attacked, but gave him friends, or rather readers, among that very numerous class of the public, who, through an inconstancy cruelly rooted in the human heart, love to see those humbled whom even they esteem the most. But whatever favour and encouragement so general a disposition might promise Boileau, he could not avoid meeting with censurers among men of worth. Of this number was the duke de Montausier, who valued himself upon an inflexible and rigorous virtue, and disliked satire. But, as it was of the greatest importance to Boileau to gain over to his interest one of the first persons about court, whose credit was the more formidable, as it was supported by that personal consideration which is not always joined to it, he introduced into one of his pieces a panegyrical notice of the duke de Montausier, which was neither flat nor exaggerated, and it produced the desired effect. Encouraged by this first success, Boileau lost no time in giving the final blow to the tottering austerity of his censurer, by confessing to him, with an air of contrition, how humiliated he felt himself at missing the friendship of “the worthiest man at court.” From that moment, the | worthiest man at court became the protector and apologist of the most caustic of all writers. Though we attach less value to the satires of Boileau than to his other works, and think not very highly of his conduct to his patron, yet it must be allowed that he never attacks bad taste and bad writers, but with the weapons of pleasantry; and never speaks of vice and wicked men but with indignation. Boileau, however, soon became sensible that in order to reach posterity it is not sufficient to supply some ephemeral food to the malignity of contemporaries, but to be the writer of all times and all places. This led him to produce those works which will render his fame perpetual. He wrote his “Epistles,” in which, with delicate praises, he has intermixed precepts of literature and morality, delivered with the most striking truth and the happiest precision; and in 1674 his celebrated mock-heroic, the “Lutrin,” which, with so small a ground of matter, contains so much variety, action, and grace; and his “Art of Poetry,” which is in French what that of Horace is in Latin, the code of good taste. In these he expresses in harmonious verse, full of strength and elegance, the principles of reason and good taste; and was the first who discovered and developed, by the union of example to precept, the highly difficult art of French versification. Before Boileau, indeed, Malherbe had begun to detect the secret, but he had guessed it only in part, and had kept his knowledge for his own use; and Corneille, though he had written “Cinna” and “Polieucte,” had no other secret than his instinct, and when this abandoned him, was no longer Corneille. Boileau had the rare merit, which can belong only to a superior genius, of forming by his lessons and productions the first school of poetry in France; and it may be added, that of all the poets who have preceded or followed him, none was better calculated than himself to be the head of such a school. In fact, the severe and decided correctness which characterizes his works, renders them singularly fit to serve as a study for scholars in poetry. In Racine he had a disciple who would have secured him immortality, even if he had not so well earned it by his own writings. Good judges have even asserted, that the pupil surpassed the master; but Boileau, whether inferior or equal to his scholar, always preserved that ascendancy over him, which a blunt and downright self-love will ever assume over a timid and delipate self-love, such as that of | Racine. The author of “Phaedra” and of “Athaliah” had always, either from deference or address, the complaisance to yield the first place to one who hoasted of having been his master. Boileau, it is true, had a merit with respect to his disciple, which in the eyes of the latter must have been of inestimable value, that of having early been sensible of Racine’s excellence, or rather of what he promised to become; for it was not easy, in the author of the “Freres Ennemis,” to discover that of “Andromache” and “Britannicus,” and doubtless perceiving in Racine’s first essays the germ of what he was one day to become, he felt how much care and culture it required to give it full expansion.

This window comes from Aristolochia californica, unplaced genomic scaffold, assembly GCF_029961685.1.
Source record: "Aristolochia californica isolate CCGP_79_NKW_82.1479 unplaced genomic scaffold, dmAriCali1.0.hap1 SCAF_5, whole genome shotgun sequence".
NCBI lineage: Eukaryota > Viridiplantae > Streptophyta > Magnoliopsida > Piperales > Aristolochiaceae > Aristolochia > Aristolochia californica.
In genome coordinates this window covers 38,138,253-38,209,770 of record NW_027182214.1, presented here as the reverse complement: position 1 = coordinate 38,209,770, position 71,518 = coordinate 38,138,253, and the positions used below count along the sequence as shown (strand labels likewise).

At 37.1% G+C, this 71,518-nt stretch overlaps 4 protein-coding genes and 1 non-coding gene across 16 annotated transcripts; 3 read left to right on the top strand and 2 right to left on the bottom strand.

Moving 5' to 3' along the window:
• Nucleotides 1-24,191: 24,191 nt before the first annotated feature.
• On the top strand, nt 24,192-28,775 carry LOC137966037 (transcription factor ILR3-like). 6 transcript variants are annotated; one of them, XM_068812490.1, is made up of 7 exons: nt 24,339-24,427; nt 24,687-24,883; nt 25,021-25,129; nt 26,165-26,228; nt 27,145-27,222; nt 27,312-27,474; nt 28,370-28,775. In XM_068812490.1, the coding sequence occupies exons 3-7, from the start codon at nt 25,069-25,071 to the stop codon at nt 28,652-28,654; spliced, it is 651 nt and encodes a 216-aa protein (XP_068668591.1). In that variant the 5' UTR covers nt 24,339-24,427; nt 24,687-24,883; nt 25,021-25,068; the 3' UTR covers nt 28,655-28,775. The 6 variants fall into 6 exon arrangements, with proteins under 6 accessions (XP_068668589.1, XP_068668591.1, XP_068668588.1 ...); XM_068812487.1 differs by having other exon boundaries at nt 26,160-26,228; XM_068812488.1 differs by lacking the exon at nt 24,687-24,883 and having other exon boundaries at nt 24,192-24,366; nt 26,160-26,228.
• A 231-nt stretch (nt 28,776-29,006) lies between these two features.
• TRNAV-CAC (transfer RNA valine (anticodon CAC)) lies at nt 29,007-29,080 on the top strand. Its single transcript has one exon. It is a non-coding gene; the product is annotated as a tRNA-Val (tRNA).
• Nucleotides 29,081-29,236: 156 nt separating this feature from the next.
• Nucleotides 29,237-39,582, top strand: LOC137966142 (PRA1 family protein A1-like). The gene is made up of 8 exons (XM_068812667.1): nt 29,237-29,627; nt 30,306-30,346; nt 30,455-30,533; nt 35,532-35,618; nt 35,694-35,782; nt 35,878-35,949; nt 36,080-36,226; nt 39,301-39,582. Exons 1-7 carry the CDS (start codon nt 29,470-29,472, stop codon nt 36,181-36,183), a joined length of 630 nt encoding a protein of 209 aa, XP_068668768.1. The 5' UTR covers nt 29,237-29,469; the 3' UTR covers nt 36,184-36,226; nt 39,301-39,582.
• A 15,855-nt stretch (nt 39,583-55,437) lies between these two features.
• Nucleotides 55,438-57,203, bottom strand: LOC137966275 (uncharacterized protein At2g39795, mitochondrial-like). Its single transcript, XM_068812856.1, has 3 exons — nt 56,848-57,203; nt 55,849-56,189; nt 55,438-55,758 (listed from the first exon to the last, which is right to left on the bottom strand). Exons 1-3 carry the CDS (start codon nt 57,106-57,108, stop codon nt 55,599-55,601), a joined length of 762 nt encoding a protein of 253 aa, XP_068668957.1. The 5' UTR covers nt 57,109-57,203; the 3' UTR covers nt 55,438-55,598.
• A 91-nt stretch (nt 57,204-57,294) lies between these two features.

Boileau knew how to procure a still more powerful protection at court than the duke de Montausier’s, that of Lewis XIV. himself. He lavished upon this monarch praises the more flattering, as they appeared dictated by the public voice, and merely the sincere and warm expression of the nation’s intoxication with respect to its king. To add value to his homage, the artful satirist had the address to make his advantage of the reputation of frankness he had acquired, which served as a passport to those applauses which the poet seemed to bestow in spite of his nature; and he was particularly attentive, while bestowing praises on all those whose interest might either support or injure him, to reserve the first place, beyond comparison, for the monarch. Among other instances, he valued himself, as upon a great stroke of policy, for having contrived to place Monsieur, the king’s brother, by the side of the king himself, in his verses, without hazard of wounding the jealousy of majesty; and for having celebrated the conqueror of Cassel more feebly than the subduer of Flanders. He had however the art, or more properly the merit, along with his inundation of praises, to convey some useful lessons to the sovereign. Lewis XIV. as yet young and greedy of renown, which he mistook for real glory, was making preparations for war with Holland. Colbert, who knew how fatal to the people is the most glorious war, wished to divert the king from his design. He engaged Boileau to second his persuasions, by addressing to Lewis his first epistle, in which te proves that a king’s true greatness consists in rendering his subjects happy, by securing them the blessings of peace. But although this epistle did not answer the intentions of the | minister or the poet, yet so much attention to please the monarch, joined to such excellence, did not remain unrecompensed. Boileau was loaded with the king’s favour, admitted at court, and named, in conjunction with Racine, royal historiographer. The two poets seemed closely occupied in writing the history of their patron; they even read several passages of it to the king; but they abstained from giving any of it to the public, in the persuasion that the history of sovereigns, even the most worthy of eulogy, cannot be written during their lives, without running the risk either of losing reputation by flattery, or incurring hazard by truth. It was with repugnance that Boileau had undertaken an office so little suited to his talents and his taste. “When I exercised,” said he, “the trade of a satirist, which I understood pretty well, I was overwhelmed with insults and menaces, and I am now dearly paid for exercising that of historiographer, which I do not understand at all/’ Indeed,” far from being dazzled by the favour he enjoyed, he rather felt it as an incumbrance. He often said, that the first sensation his fortune at court inspired in him, was a feeling of melancholy. He thought the bounty of his sovereign purchased too dearly by the Joss of liberty a blessing so intrinsically valuable, which all the empty and fugitive enjoyments of vanity are unable to compensate in the eyes of a philosopher. Boileau endeavoured by degrees to recover this darling liberty, in proportion as age seemed to permit the attempt; and for the last ten or twelve years of his life he entirely dropped his visits to court. “What should I do there?” said he, “I can praise no longer.” He might, however, have found as much matter for his applauses as when he lavished them without the least reserve. While he attended at court^ he maintained a freedom and frankness of speech, especially on topics of literature, which are not common among courtiers. When Lewis asked his opinion of some verses which he had written, he replied, “Nothing, sire, is impossible to your majesty; you wished to make bad verses, and you have succeeded.” He also took part with the persecuted members of the Port-royal; and when one of the courtiers declared that the king was making diligent search after the celebrated Arnauld, in order to put him in the Bastile, Boileau observed, “His majesty is too fortunate; he will not find him:” and when the king asked him, what was the reason why the whole | world was running after a preacher named le Tourneux, a disciple of Arnauld, “Your majesty,” he replied, “knows how fond people are of novelty: this is a minister who preaches the gospel.” Boileau appears from various circumstances, to have been no great friend to the Jesuits, whom he offended by his “Epistle on the Love of God,” and by many free speeches. By royal favour, he was admitted unanimously, in 1684, into the French academy, with which he had made very free in his epigrams; and he was also associated to the new academy of inscriptions and belles-lettres, of which he appeared to be a fit rnember, by his “Translation of Longinus on the Sublime.” To science, with which he had little acquaintance, he rendered, however, important service by his burlesque “Arret in favour of the university, against an unknown personage called Reason,” which was the means of preventing the establishment of a plan of intolerance in matters of philosophy. His attachment to the ancients, as the true models of literary taste and excellence, occasioned a controversy between him and Perrault concerning the comparative merit of the ancients and moderns, which was prosecuted for some time by epigrams and mutual reproaches, till at length the public began to be tired with their disputes, and a reconciliation was effected by the good offices of their common friends. This controversy laid the foundation of a lasting enmity between Boileau and Fontenelle, who inclined to the party of Perrault. Boileau, however, did not maintain his opinion with the pedantic extravagance of the Daciers; but he happily exercised his wit on the misrepresentations of the noted characters of antiquity, by the fashionable romances of the time, in his dialogue entitled “The Heroes of Romance,” composed in the manner of Lucian. In opposition to the absurd opinions of father Hardouin, that most of the classical productions of ancient Rome had been written by the monks of the thirteenth century, Boileau pleasantly remarks, “I know nothing of all that; but though I am not very partial to the monks, I should not have been sorry to have lived with friar Tibullus, friar Juvenal, Dom Virgil, Dom Cicero, and such kind of folk.” After the death of Racine, Boileau very much retired from court; induced partly by his love of liberty and independence, and partly by his dislike of that adulation which was expected, and for which the dose of Lewis’s reign afforded more scanty | materials than its commencement. Separated in a great degree from society, he indulged that austere and misanthropical disposition, from which he was never wholly exempt. His conversation, however, was more mild and gentle than his writings; and, as he used to say of himself, without “nails or claws,” it was enlivened by occasional sallies of pleasantry, and rendered instructive by judicious opinions of authors and their works. He was religious without bigotry; and he abhorred fanaticism and hypocrisy. His circumstances were easy; and his prudent economy has been charged by some with degenerating into avarice. Instances, however, occur of his liberality and beneficence. At the death of Colbert, the pension which he had given to the poet Corneille was suppressed, though he was poor, old, infirm, and dying. Boileau interceded with the king for the restoration of it, and offered to transfer his own to Corneille, telling the monarch that he should be ashamed to receive his bounty while such a man was in want of it. He also bought, at an advanced price, the library of Patru, reduced in his circumstances, and left him in the possession of it till his death. He gave to the poor all the revenues he had received for eight years from a benefice he had enjoyed without performing the duties of it. To indigent men of letters his purse was always open; and at his death he bequeathed almost all his possessions to the poor. Upon the whole, his temper, though naturally austere, was on many occasions kind and benevolent, so that it has been said of him, that he was “cruel only in verse;” and his general character was distinguished by worth and integrity, with some alloys of literary jealousy and injustice. Boileau died of a dropsy in the breast, March 11, 1711, and by his will left almost all his property to the poor. His funeral was attended by a very numerous company, which gave a woman of the lower class occasion to say, “He had many friends then I yet they say that he spoke ill of every body.